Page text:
Example 4 In a typical test illustrating another aspect of the invention, synthetic 70-mer amine modified oligonucleotide probes (Operon Biotechnologies, Huntsville AL) were immobilized to the Luminex multiplex beads and a single color test was performed where the samples of reference and test were not within the same cavity. This experiment used 17 different probes, four of which were pooled or combined series of five oligonucleotides representing loci on the X and Y chromosomes as detailed in the table below. With this series of multi-duplex probes a demonstration test that differentiates male and female DNA was performed.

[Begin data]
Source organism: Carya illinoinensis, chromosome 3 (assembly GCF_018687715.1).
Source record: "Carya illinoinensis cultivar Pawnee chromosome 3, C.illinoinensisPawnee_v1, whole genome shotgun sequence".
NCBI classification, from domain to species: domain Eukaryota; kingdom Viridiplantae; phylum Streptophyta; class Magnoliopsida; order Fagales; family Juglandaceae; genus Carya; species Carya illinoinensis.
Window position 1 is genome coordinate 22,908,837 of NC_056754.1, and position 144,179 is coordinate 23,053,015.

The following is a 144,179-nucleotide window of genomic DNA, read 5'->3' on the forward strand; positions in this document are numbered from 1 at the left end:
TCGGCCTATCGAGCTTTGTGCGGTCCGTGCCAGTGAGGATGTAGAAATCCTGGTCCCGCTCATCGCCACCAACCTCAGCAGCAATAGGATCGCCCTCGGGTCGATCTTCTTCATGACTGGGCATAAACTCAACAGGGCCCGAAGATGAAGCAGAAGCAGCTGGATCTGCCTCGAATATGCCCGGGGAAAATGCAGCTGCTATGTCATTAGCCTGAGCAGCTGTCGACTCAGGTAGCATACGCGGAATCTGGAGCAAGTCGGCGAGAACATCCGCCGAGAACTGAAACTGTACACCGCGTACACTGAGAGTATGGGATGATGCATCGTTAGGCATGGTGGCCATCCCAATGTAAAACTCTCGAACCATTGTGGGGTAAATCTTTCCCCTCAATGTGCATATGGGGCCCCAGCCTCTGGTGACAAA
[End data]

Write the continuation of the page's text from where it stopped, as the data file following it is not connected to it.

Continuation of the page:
Table 1. The protocol for ligating the amine-modified oligonucleotide probes to the encoded Luminex xMap beads or microspheres to prepare the multiplex oligo bead mixture was as follows. 1. Bring a fresh aliquot of -20 ° C, dried desiccated EDC (1-ethyl-3- [3-dimethylaminopropyl] carbodiimide hydrochloride) powder (Pierce Biotechnology, Rockford IL) to room temperature. 2. Resuspend the C-6 amine modified oligonucleotide from 70 to 100 μ (100 picomoles / pL) in dH20. 3. Resuspend the stock xMAP microspheres by light vortexing and sonication for approximately 20 seconds. 4. Transfer 1,250,000 beads from the stock microspheres (100 μΙ_) to a 1.5 ml Seal-Rite microcentrifuge tube (USA Scientific, Ocala FL). 5. Pellet the stock microspheres by microcentrifugation at> 8000 x g for 3 to 5 minutes (sufficient time for solid pellet formation). 6. Remove the supernatant and resuspend the pelleted microspheres in 50 μΐ_ 0.1 M MES buffer, pH 4.5 by sonication for approximately 20 seconds (sufficient time so that no pellet or stain is visible on the tube). 7. Diluting 100 μΜ oligonucleotide amine 1: 4 (1 pL in 3 μΙ_ dH20) to a final concentration of 25 μΜ (25 pmols / pL). 8. Add 1.0 μΙ_ of capture oligo (25 pmols) and mix by sonication for approximately 20 seconds. 9. Prepare a fresh 10 mg / mL solution of EDC in dH20. (Note: Return EDC powder to desiccant to reuse for second EDC addition). 10. One at a time for each reaction, add 2.5 pL of 10 mg / ml fresh EDC to the beads (25 pg or = [0.47 pg / pL] fin) and mix by sonication for approximately 20 seconds. 11. Incubate for 30 minutes at room temperature in the dark, sonicating at the 15 minute mark (to reduce pelleting of microspheres). 12. Prepare a second fresh 10 mg / mL solution of EDC in dH20. (Note: The aliquot of EDC powder should now be discarded. It is recommended to use a fresh aliquot of EDC powder for each binding episode.) 13. One at a time for each reaction, add 2.5 µL of 10 mg / mL fresh EDC to the beads and mix by sonication for approximately 20 seconds. 14. Incubate for 30 minutes at room temperature in the dark, sonicating at the 15 minute mark. 15. Add 1.0 mL of 0.02% Tween 20 to the bound microspheres and mix by swirling and sonication. 16. Pellet the bound microspheres by microcentrifugation at 8000 x g for 3 to 5 minutes. Remove the supernatant and resuspend the bound microspheres in 1.0 mL of 0.1% SDS buffer by swirling and sonication. 18. Pellet the bound microspheres by microcentrifugation at 8000 x g for 6 to 10 minutes. 19. Remove the supernatant and resuspend the bound microspheres in 100 µl 10 mM Tris, 1 mM EDTA, pH 8.0 by vortexing and sonication for approximately 20 seconds.